Some electric fencing systems use wires that are woven into a brightly colored flat tape or rope. This type of electric fencing material makes it easier for animals to recognize what happens when they get too near and thus remember to steer clear. Larger animals, such as horses and cattle, may be more manageable when using wider electric fencing tape because it’s easier for them to see than bare wire.
One of the newest forms of electric fencing is electrified netting. Woven into this non-metallic netting are tiny electrically interconnected metal strands. This fencing material works to contain smaller animals — goats, chickens, turkeys, rabbits, and even cats and dogs — better than wider-spaced electric fence wire.
Electric fencing requires an energizer to deliver pulsed charges to the conductor, usually at or less than one high-voltage pulse per second. Comparing energizers can be confusing because few rating standards are used in their marketing. Some units list their output in volts, while others use joules (the international unit of energy measurement). Some brands advertise how many acres of fencing their unit can energize, while others publicize their power output in miles of fencing.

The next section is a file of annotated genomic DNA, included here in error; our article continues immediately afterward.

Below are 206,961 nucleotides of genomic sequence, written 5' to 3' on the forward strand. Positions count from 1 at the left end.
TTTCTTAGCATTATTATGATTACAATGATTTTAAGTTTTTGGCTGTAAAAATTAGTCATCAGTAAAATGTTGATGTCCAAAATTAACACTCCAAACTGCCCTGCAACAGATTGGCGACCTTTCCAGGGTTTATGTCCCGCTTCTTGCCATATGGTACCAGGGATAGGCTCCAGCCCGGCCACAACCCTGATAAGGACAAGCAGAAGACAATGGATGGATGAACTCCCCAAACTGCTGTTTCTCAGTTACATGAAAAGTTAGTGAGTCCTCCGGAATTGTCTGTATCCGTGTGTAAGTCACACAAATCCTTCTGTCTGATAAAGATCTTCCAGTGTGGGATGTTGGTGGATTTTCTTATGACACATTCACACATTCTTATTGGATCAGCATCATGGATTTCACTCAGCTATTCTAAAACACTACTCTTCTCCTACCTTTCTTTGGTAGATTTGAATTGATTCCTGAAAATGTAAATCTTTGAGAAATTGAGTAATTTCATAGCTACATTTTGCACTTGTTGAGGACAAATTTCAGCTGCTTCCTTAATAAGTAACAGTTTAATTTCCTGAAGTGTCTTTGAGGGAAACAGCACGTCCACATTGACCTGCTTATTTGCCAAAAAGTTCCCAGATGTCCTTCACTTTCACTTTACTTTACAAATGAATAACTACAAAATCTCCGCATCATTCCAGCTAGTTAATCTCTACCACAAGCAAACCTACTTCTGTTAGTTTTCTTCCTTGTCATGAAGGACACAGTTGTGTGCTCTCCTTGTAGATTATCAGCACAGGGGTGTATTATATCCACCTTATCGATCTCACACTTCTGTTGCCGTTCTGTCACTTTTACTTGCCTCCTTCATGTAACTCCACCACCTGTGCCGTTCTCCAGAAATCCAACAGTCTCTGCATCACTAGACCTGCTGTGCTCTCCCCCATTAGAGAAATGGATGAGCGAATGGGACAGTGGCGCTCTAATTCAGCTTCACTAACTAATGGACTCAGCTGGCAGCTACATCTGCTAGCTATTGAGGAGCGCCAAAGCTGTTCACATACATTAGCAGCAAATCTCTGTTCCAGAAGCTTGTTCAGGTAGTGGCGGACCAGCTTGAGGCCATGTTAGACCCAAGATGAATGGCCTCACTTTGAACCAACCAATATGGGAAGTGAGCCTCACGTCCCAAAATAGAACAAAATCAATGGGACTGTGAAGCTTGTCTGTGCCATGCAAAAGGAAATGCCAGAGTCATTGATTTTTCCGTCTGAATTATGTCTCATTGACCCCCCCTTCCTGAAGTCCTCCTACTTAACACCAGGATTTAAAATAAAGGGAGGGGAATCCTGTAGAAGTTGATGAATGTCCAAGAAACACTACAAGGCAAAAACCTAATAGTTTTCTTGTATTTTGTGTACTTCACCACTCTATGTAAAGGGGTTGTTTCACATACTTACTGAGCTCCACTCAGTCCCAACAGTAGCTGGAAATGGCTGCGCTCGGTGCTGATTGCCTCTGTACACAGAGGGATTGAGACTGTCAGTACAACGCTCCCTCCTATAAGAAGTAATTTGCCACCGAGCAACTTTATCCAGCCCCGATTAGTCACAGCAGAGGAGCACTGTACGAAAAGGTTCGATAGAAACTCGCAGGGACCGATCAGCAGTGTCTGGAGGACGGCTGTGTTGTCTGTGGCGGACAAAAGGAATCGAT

The best measurement of an electric fence energizer is how many joules of energy it delivers per pulse. A joule equals 1 watt-second of power output, or, more precisely, the amount of work required to generate 1 watt of power for 1 second. The largest off-the-shelf fence energizer I found locally had a rating of 6 joules and was advertised to energize up to 100 miles of fence wire. If this unit failed, all 100 miles of fence wire would instantly become useless. However, if you use multiple smaller energizers, any single failure would mean only one of the fenced areas would become non-energized. Remember that these ratings apply to the total length of wire used, not necessarily the length of the fence. So a 6-joule energizer that can energize 100 miles of fence wire would provide enough power for a 5-wire fence that’s 20 miles long (or a 4-wire fence that’s 25 miles long, and so on). A solar-powered energizer with an output of 0.5 to 1 joule should easily meet the needs of most small-scale homesteaders, providing enough power to energize miles of fence wire or enclose up to 50 acres of pasture.